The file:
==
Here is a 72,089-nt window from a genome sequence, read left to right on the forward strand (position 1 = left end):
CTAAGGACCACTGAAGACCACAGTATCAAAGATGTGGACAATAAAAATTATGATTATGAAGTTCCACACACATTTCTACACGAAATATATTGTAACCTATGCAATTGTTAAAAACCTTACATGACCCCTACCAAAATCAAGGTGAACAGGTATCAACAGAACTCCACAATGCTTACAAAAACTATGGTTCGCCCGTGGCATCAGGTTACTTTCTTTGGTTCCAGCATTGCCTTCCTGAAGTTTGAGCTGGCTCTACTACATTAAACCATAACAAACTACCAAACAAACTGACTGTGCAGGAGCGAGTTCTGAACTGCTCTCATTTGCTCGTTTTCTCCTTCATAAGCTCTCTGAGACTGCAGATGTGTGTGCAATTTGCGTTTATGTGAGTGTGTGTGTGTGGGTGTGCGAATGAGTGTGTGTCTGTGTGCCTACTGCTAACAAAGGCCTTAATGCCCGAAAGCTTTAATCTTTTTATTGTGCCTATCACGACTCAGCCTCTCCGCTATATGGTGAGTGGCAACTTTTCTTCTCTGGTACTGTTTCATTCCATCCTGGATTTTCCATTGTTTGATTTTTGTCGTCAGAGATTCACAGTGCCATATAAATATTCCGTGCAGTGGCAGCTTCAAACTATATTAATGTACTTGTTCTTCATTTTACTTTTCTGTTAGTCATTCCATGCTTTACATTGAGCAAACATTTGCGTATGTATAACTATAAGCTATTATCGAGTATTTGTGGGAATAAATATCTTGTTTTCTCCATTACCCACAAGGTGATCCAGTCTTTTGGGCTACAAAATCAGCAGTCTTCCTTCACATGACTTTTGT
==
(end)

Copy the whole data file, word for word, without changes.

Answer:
Here is a 72,089-nt window from a genome sequence, read left to right on the forward strand (position 1 = left end):
CTAAGGACCACTGAAGACCACAGTATCAAAGATGTGGACAATAAAAATTATGATTATGAAGTTCCACACACATTTCTACACGAAATATATTGTAACCTATGCAATTGTTAAAAACCTTACATGACCCCTACCAAAATCAAGGTGAACAGGTATCAACAGAACTCCACAATGCTTACAAAAACTATGGTTCGCCCGTGGCATCAGGTTACTTTCTTTGGTTCCAGCATTGCCTTCCTGAAGTTTGAGCTGGCTCTACTACATTAAACCATAACAAACTACCAAACAAACTGACTGTGCAGGAGCGAGTTCTGAACTGCTCTCATTTGCTCGTTTTCTCCTTCATAAGCTCTCTGAGACTGCAGATGTGTGTGCAATTTGCGTTTATGTGAGTGTGTGTGTGTGGGTGTGCGAATGAGTGTGTGTCTGTGTGCCTACTGCTAACAAAGGCCTTAATGCCCGAAAGCTTTAATCTTTTTATTGTGCCTATCACGACTCAGCCTCTCCGCTATATGGTGAGTGGCAACTTTTCTTCTCTGGTACTGTTTCATTCCATCCTGGATTTTCCATTGTTTGATTTTTGTCGTCAGAGATTCACAGTGCCATATAAATATTCCGTGCAGTGGCAGCTTCAAACTATATTAATGTACTTGTTCTTCATTTTACTTTTCTGTTAGTCATTCCATGCTTTACATTGAGCAAACATTTGCGTATGTATAACTATAAGCTATTATCGAGTATTTGTGGGAATAAATATCTTGTTTTCTCCATTACCCACAAGGTGATCCAGTCTTTTGGGCTACAAAATCAGCAGTCTTCCTTCACATGACTTTTGT